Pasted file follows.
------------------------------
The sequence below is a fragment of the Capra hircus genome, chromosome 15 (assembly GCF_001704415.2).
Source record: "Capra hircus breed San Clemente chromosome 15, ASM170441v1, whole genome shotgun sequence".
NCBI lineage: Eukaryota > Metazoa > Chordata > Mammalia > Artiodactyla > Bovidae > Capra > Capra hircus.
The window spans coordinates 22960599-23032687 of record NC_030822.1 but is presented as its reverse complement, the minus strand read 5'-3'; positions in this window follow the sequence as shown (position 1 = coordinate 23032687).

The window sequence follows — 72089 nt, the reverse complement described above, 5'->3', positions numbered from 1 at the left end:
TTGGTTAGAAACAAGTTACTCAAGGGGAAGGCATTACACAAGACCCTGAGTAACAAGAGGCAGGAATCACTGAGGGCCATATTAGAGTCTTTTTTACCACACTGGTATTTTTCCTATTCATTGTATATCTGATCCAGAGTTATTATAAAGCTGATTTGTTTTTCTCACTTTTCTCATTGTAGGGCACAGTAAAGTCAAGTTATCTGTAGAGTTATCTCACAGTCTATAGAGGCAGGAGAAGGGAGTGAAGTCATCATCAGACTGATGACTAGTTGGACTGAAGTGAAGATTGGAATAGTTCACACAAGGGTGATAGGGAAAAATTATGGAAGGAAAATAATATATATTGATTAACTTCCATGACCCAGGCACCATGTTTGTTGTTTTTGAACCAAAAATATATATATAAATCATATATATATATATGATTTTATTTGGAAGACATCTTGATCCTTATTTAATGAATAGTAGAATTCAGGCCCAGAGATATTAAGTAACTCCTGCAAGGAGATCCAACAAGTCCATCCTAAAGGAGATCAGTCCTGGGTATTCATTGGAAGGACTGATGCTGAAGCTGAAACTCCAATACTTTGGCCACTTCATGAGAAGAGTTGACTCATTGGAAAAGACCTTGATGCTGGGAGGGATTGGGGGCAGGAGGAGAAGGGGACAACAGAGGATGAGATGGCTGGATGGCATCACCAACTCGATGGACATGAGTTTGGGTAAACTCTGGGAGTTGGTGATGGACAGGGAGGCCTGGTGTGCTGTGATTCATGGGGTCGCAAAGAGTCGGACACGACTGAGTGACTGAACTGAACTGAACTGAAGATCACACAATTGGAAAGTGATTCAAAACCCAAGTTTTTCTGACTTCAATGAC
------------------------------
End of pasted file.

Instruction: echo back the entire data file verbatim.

The sequence below is a fragment of the Capra hircus genome, chromosome 15 (assembly GCF_001704415.2).
Source record: "Capra hircus breed San Clemente chromosome 15, ASM170441v1, whole genome shotgun sequence".
NCBI lineage: Eukaryota > Metazoa > Chordata > Mammalia > Artiodactyla > Bovidae > Capra > Capra hircus.
The window spans coordinates 22960599-23032687 of record NC_030822.1 but is presented as its reverse complement, the minus strand read 5'-3'; positions in this window follow the sequence as shown (position 1 = coordinate 23032687).

The window sequence follows — 72089 nt, the reverse complement described above, 5'->3', positions numbered from 1 at the left end:
TTGGTTAGAAACAAGTTACTCAAGGGGAAGGCATTACACAAGACCCTGAGTAACAAGAGGCAGGAATCACTGAGGGCCATATTAGAGTCTTTTTTACCACACTGGTATTTTTCCTATTCATTGTATATCTGATCCAGAGTTATTATAAAGCTGATTTGTTTTTCTCACTTTTCTCATTGTAGGGCACAGTAAAGTCAAGTTATCTGTAGAGTTATCTCACAGTCTATAGAGGCAGGAGAAGGGAGTGAAGTCATCATCAGACTGATGACTAGTTGGACTGAAGTGAAGATTGGAATAGTTCACACAAGGGTGATAGGGAAAAATTATGGAAGGAAAATAATATATATTGATTAACTTCCATGACCCAGGCACCATGTTTGTTGTTTTTGAACCAAAAATATATATATAAATCATATATATATATATGATTTTATTTGGAAGACATCTTGATCCTTATTTAATGAATAGTAGAATTCAGGCCCAGAGATATTAAGTAACTCCTGCAAGGAGATCCAACAAGTCCATCCTAAAGGAGATCAGTCCTGGGTATTCATTGGAAGGACTGATGCTGAAGCTGAAACTCCAATACTTTGGCCACTTCATGAGAAGAGTTGACTCATTGGAAAAGACCTTGATGCTGGGAGGGATTGGGGGCAGGAGGAGAAGGGGACAACAGAGGATGAGATGGCTGGATGGCATCACCAACTCGATGGACATGAGTTTGGGTAAACTCTGGGAGTTGGTGATGGACAGGGAGGCCTGGTGTGCTGTGATTCATGGGGTCGCAAAGAGTCGGACACGACTGAGTGACTGAACTGAACTGAACTGAAGATCACACAATTGGAAAGTGATTCAAAACCCAAGTTTTTCTGACTTCAATGAC